Before I sat down to try to meet yesterday's target, I thought that today would include a post about throttling your Inner Critic. About shooting the mean little man who sits on your shoulder and tells you that what you just wrote isn't good enough. "Just do it!" I was going to declaim. (Derivative, I know. Give me a break - I'm getting back from erstwhile!)

I would probably have concluded with something like, "I forged bravely ahead, without regard to my inner critic. I ignored the urge to wordsmith. That's the way to move forward."

Which would have been great, albeit pretentious and self-congratulatory. If that's what I had ended up doing.

The fact is, while I did try to ignore the critic on my shoulder, I couldn't always do it. Sitting at the computer, I would look at what I had just written, and worry about something that didn't read quite right. That I could have expressed more simply, or clearly, or strongly.

So I found myself stopping. And worrying. And worrying about stopping and worrying! I quite literally sat there fretting about whether I should stop and edit, or if that was cheating. Or counterproductive. Or something. Instead of writing, I was worrying about the rules that I had invented to help motivate me to write!

And I realized that I could not let worrying about the Rules be one of the things holding me back. I was just replacing the Little Writing Critic with the Little Back From Erstwhile Rules Critic. I was generating obstacles to my own success. So I stopped worrying about the rules. I edited on the fly. I wordsmithed. I did what I needed to do, to get unstuck and move forward.

And that was liberating. If the process is what matters - and right now is all about the process - then I can't let worrying about the process be something that inhibits the process. I will always try to keep going, to meet and exceed my target. Sometimes that will call for charging ahead, and sometimes it will call for doubling back. I will find the best way that I possibly can to just keep going.

At least 250 words every day. No matter what. To build the habit of writing. That's the goal, not adhering to some arbitrary rule about whether I should be editing or not.

But I do still need to throttle my Inner Critic. To that end, I've decided that I am going to post what I wrote last night. But not now - this has taken quite long enough already. (Today I learned the hard way that copying-and-pasting from my version of Word into Blogger does not work. Retype my whole post? That sounds like a great time sink! Sign me up!)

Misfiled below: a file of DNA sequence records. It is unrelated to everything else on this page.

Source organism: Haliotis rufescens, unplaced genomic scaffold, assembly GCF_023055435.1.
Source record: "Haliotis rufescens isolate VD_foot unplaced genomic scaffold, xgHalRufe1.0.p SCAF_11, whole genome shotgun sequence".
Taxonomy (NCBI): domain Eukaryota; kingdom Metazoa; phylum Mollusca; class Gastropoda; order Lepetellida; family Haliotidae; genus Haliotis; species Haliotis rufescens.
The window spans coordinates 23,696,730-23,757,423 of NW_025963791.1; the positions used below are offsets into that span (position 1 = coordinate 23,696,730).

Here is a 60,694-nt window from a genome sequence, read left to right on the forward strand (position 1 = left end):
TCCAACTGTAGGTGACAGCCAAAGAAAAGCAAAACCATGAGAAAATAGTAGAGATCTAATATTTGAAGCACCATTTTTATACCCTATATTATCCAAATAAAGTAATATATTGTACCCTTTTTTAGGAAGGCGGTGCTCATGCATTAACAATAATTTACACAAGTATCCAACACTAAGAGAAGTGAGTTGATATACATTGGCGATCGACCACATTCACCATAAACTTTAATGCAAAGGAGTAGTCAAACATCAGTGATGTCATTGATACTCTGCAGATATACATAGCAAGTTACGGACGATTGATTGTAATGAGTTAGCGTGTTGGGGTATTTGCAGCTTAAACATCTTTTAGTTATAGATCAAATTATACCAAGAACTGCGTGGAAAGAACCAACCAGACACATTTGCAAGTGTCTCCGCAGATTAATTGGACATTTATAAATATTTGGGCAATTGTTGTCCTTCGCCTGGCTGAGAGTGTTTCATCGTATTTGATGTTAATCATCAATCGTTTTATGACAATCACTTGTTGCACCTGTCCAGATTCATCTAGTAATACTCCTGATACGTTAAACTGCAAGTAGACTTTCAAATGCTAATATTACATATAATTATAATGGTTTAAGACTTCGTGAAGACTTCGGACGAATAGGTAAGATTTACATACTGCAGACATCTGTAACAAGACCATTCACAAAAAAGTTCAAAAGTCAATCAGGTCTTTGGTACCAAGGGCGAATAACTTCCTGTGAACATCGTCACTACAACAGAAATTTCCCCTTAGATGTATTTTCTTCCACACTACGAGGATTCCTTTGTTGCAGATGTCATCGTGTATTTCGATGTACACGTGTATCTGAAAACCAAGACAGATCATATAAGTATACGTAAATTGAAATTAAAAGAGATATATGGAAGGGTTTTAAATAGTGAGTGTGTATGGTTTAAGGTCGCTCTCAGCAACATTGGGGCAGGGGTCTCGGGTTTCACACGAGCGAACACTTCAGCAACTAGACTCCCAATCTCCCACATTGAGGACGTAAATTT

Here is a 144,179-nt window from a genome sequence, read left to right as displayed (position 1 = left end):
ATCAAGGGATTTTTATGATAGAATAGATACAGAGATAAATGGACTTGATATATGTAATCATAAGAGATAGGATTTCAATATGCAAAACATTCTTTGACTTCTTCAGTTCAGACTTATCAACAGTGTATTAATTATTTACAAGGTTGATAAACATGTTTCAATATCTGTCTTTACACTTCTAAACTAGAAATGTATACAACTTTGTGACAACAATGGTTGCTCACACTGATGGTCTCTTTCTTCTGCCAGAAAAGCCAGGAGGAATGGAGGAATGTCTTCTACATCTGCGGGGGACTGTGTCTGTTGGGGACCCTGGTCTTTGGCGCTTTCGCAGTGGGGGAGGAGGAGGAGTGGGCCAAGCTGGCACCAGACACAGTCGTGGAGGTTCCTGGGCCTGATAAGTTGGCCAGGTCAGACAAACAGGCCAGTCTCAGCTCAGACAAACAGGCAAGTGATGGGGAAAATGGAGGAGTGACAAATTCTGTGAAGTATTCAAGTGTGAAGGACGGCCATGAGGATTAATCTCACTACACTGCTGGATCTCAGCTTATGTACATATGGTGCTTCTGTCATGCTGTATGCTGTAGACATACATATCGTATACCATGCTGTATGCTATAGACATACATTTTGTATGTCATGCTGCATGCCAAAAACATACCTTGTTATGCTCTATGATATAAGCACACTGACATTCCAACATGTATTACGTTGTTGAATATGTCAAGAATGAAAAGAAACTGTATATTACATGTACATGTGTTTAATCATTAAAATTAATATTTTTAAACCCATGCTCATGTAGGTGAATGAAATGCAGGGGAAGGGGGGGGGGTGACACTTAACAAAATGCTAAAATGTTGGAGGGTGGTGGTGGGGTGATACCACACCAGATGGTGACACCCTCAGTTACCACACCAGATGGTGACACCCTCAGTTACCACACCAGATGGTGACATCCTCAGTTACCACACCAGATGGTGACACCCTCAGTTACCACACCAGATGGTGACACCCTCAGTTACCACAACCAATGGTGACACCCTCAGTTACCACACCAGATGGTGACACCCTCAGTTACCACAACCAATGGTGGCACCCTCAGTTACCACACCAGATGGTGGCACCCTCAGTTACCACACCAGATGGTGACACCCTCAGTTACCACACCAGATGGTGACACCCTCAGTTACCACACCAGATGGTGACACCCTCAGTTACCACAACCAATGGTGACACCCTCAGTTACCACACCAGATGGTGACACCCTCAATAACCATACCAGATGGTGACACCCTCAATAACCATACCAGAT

What Do You Call A Fraction Of A Milestone?

It's not a milestone. It's much, much smaller than that. In metric, it would be a millimetre-stone, at best. But I did it.

Tonight's tally: 435 words.

Tomorrow, I may post the results if, upon reflection when I'm fully awake, what I wrote doesn't totally suck. Plus a quick note on word counts and some thoughts on the process of just sitting down and doing it.

Saturday, April 08, 2006

Plan? I Thought YOU Had The Plan!

An old friend from my days in the comic book self-publishing trenches sent a quick reply to my first post, and by doing so became the first-ever person to fulfill one of the roles I envision for my blog and the people who read it: Keeping me honest.

My friend, who described herself as "equally Erstwhile and unhappy about it" said that she hoped I'd share my plan, my roadmap for this journey.

Well, as my co-writer Greg and I once wrote, in a line that unfortunately never made it into the pages of our comic,
"Don't you need to have a clue before you can have a plan?"
At my Day Job, the whole office just did a big workshop on logic models as they apply to project management, and it left me with a keen sense of the breadth and depth of thought that goes into really planning a project. So it feels a little presumptuous to call what I have a plan.

I think what I have can most honestly be described as a goal, and a committment to pursuing that goal. I suspect that there's going to be a fair bit of stumbling and flailing around at first, as I try to find my way.

But, thanks in part to my friend and fellow Erstwhile, I am beginning to see what this process is going to entail. It's not a plan yet, and may not even be a clue. But it is a start.

Step One: I have to write.